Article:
A Clarion Call for Continuity among Diaspora Associations – Lear Matthews


By Lear Matthews

Despite the surge in popularity of Caribbean Diaspora Associations and the reminiscent jollification they entertain at fund raising events/reunions, there appears to be a serious problem of recruiting new members. This situation, which warrants a timely assessment, has emerged with regards to rank and file membership, as well as leadership/executive positions.

This writer and other former and current members of one such organization have lamented over this issue. Particular difficulty is encountered in efforts to increase financial membership, and engaging more recent immigrants/graduates. The problem has become endemic to various non-profit transnational organizations.  Such an observation led to research on the topic, within the context of the unprecedented increase of HTAs – Hometown Associations (e.g. High School Alumni, village, cultural, professional, charity, religious, political groups) among Guyanese immigrants in North America.

These Associations, a collective prototype in the Caribbean immigrant experience, have become an integral part of a transnational lifestyle, a vibrant subculture, a network that seeks to sustain a country-of-origin connection and identity, and a prominent contributor to infrastructural development in the homeland. Commonalities among them are both encouraging and disconcerting.

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  • compton de castro  On 09/30/2014 at 5:25 am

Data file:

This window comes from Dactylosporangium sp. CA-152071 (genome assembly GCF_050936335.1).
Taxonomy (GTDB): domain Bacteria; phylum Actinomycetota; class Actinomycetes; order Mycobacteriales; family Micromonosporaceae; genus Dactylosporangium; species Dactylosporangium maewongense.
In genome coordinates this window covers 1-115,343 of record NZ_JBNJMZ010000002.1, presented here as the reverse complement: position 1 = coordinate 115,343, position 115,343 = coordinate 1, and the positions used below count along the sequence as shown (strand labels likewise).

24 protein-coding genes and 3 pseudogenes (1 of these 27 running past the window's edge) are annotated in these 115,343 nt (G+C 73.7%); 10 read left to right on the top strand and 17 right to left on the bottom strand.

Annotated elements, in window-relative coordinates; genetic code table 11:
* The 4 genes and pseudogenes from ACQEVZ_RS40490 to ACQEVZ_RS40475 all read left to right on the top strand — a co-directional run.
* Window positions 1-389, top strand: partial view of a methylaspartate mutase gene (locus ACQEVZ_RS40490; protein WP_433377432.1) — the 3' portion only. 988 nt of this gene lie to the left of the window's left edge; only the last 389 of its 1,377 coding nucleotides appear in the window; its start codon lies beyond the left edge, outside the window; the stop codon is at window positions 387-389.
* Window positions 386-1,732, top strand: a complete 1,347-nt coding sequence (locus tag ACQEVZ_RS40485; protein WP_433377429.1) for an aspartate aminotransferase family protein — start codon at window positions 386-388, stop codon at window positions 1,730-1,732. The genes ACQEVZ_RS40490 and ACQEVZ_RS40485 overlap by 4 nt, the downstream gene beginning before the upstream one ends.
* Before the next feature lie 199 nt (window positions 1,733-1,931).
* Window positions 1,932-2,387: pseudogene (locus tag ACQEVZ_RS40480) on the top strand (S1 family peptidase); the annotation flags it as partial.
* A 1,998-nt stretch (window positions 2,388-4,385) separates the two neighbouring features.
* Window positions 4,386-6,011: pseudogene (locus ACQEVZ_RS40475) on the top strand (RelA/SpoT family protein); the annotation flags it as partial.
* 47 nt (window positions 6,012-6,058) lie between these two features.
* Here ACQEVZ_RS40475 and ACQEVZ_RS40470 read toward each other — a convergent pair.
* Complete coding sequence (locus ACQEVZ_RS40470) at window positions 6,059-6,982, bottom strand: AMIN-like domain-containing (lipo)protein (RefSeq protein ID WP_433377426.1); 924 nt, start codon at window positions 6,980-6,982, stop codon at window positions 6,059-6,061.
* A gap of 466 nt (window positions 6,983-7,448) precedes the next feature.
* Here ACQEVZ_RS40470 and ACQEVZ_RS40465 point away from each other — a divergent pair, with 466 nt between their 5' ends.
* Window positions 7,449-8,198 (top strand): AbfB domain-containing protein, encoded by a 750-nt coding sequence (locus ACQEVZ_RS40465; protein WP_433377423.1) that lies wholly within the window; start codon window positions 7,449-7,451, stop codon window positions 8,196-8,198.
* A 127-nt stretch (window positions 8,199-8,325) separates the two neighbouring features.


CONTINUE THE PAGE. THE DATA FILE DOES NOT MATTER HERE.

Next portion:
Culturally if you are not part of new culture you are
    the problem….not the solution.
    Integrate or immigrate !
    The choice is you’re !

  • Thinker  On 10/02/2014 at 5:51 am

    The issue is not so much our progeny breaking ties but the fact that although there has been a steady stream of Guyanese going North over the last few decades, we stiill do not see enough younger people getting active in diaspora organisations.

  • detow  On 10/02/2014 at 11:35 am

    Part of the problem is that although there has been migration North over the past few decades, the ones who formed and encouraged the continuation of diaspora organizations have now reached the point in their existence where, because of age, it has become difficult to continue the task. Our offsprings do not really identify themselves as Guyanese but rather as the place that their parents came from and are, therefore, in large not interested in diaspora organizations.

    Just my take.

  • compton de castro  On 10/02/2014 at 12:13 pm

    Sadly yes ! If situation in Guyana is to be ‘improved’
    it will have to come from within Guyana influenced by
    what happens elsewhere….especially in its big brother
    USA and English speaking Caribbean.
    Also its neighbours Brazil Suriname and Venezuela
    have a part to play.
    Forever the optimist !

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